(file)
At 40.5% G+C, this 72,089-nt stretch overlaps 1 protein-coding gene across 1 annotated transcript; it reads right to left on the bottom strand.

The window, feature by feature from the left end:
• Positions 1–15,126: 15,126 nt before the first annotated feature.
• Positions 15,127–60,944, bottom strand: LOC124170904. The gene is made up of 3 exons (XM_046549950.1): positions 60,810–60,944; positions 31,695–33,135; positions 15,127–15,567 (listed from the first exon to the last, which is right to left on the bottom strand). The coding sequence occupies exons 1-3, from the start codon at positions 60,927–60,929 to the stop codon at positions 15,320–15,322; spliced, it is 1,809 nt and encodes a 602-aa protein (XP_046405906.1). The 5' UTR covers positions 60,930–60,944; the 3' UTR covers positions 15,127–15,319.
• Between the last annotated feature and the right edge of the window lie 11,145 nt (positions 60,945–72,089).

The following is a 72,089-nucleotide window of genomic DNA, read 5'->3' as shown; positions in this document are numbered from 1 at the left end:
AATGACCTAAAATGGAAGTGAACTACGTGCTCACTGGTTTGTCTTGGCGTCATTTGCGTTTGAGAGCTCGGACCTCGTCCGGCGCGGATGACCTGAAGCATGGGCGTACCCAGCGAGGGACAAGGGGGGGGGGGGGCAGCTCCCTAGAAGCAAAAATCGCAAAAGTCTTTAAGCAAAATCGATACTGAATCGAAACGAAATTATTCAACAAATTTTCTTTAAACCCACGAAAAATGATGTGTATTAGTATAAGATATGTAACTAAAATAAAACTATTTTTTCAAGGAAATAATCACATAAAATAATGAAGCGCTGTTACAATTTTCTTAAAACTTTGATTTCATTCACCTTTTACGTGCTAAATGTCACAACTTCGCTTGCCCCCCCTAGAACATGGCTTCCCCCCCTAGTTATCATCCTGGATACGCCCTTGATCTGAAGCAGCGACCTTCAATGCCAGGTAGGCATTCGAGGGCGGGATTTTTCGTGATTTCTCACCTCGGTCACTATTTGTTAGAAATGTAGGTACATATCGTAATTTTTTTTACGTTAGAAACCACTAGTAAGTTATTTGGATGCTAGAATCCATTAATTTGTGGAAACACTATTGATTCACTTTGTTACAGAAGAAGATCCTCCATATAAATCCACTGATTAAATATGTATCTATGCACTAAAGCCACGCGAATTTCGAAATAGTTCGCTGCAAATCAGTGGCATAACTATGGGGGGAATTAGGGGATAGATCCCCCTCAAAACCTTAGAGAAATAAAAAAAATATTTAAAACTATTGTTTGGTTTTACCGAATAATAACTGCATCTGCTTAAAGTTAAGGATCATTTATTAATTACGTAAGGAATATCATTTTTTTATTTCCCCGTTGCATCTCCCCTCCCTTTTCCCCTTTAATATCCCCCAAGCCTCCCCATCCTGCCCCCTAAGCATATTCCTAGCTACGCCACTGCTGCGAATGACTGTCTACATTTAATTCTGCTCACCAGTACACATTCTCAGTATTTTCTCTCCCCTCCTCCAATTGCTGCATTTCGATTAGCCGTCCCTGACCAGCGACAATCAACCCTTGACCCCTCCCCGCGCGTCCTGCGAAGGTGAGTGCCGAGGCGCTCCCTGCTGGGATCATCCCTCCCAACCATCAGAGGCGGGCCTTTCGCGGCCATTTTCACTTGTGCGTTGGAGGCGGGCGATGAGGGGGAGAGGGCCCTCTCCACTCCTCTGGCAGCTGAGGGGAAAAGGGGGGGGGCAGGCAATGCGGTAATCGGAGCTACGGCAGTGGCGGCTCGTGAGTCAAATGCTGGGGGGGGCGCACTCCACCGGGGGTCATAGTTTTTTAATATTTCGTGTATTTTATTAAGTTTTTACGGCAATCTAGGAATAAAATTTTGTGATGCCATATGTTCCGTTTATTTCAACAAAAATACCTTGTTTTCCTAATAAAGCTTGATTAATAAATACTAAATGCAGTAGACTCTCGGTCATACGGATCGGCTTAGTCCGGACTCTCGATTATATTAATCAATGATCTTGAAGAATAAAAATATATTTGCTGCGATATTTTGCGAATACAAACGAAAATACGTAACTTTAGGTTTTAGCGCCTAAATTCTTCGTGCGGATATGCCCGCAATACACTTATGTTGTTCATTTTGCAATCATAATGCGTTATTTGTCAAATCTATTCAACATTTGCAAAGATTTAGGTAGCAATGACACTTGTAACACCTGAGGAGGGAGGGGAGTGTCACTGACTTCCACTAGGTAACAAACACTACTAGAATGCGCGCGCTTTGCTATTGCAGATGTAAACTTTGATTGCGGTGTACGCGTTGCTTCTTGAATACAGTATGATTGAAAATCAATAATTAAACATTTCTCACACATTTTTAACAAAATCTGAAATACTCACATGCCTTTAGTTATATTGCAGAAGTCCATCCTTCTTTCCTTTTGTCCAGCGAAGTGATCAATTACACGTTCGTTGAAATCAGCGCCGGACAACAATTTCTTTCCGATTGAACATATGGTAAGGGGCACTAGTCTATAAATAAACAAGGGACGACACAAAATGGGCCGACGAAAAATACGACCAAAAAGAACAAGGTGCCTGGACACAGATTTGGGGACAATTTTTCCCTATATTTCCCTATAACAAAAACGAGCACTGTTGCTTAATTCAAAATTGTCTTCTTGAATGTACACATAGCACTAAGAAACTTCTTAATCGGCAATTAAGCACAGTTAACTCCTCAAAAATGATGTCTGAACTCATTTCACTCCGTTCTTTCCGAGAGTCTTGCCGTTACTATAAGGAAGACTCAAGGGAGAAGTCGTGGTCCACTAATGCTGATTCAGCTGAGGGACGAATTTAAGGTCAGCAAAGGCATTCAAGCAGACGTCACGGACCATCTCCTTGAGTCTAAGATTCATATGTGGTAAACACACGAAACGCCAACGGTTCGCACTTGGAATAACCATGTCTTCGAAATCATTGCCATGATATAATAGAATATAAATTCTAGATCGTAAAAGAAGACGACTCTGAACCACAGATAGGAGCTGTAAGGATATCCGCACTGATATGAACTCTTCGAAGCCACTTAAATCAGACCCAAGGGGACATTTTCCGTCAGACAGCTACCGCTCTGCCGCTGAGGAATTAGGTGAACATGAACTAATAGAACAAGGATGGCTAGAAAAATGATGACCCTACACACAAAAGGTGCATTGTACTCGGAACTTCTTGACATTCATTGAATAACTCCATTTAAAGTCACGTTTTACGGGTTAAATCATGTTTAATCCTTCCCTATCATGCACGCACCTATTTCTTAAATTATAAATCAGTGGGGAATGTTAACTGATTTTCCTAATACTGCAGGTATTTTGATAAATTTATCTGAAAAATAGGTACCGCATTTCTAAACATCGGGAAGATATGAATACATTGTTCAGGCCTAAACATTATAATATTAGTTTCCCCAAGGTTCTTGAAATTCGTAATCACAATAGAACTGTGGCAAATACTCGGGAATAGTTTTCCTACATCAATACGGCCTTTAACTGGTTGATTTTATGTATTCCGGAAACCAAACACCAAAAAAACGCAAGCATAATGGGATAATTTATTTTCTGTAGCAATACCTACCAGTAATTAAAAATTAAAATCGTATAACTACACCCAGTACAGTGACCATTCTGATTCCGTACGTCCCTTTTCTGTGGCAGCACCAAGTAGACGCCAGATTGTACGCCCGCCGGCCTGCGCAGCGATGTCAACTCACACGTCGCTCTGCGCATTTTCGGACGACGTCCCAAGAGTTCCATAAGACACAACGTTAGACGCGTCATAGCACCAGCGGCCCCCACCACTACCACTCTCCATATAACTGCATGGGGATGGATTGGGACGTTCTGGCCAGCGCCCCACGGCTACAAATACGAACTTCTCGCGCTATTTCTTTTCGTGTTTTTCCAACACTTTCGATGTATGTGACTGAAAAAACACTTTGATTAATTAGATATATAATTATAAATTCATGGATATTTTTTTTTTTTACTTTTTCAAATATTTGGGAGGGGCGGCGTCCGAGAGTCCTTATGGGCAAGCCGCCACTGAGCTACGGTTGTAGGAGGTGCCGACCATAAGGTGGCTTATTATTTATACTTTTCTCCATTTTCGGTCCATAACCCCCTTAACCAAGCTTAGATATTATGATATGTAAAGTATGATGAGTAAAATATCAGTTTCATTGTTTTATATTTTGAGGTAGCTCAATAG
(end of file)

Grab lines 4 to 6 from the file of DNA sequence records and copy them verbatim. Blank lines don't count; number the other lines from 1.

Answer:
• Positions 15,127–60,944, bottom strand: LOC124170904. The gene is made up of 3 exons (XM_046549950.1): positions 60,810–60,944; positions 31,695–33,135; positions 15,127–15,567 (listed from the first exon to the last, which is right to left on the bottom strand). The coding sequence occupies exons 1-3, from the start codon at positions 60,927–60,929 to the stop codon at positions 15,320–15,322; spliced, it is 1,809 nt and encodes a 602-aa protein (XP_046405906.1). The 5' UTR covers positions 60,930–60,944; the 3' UTR covers positions 15,127–15,319.
• Between the last annotated feature and the right edge of the window lie 11,145 nt (positions 60,945–72,089).

The following is a 72,089-nucleotide window of genomic DNA, read 5'->3' as shown; positions in this document are numbered from 1 at the left end: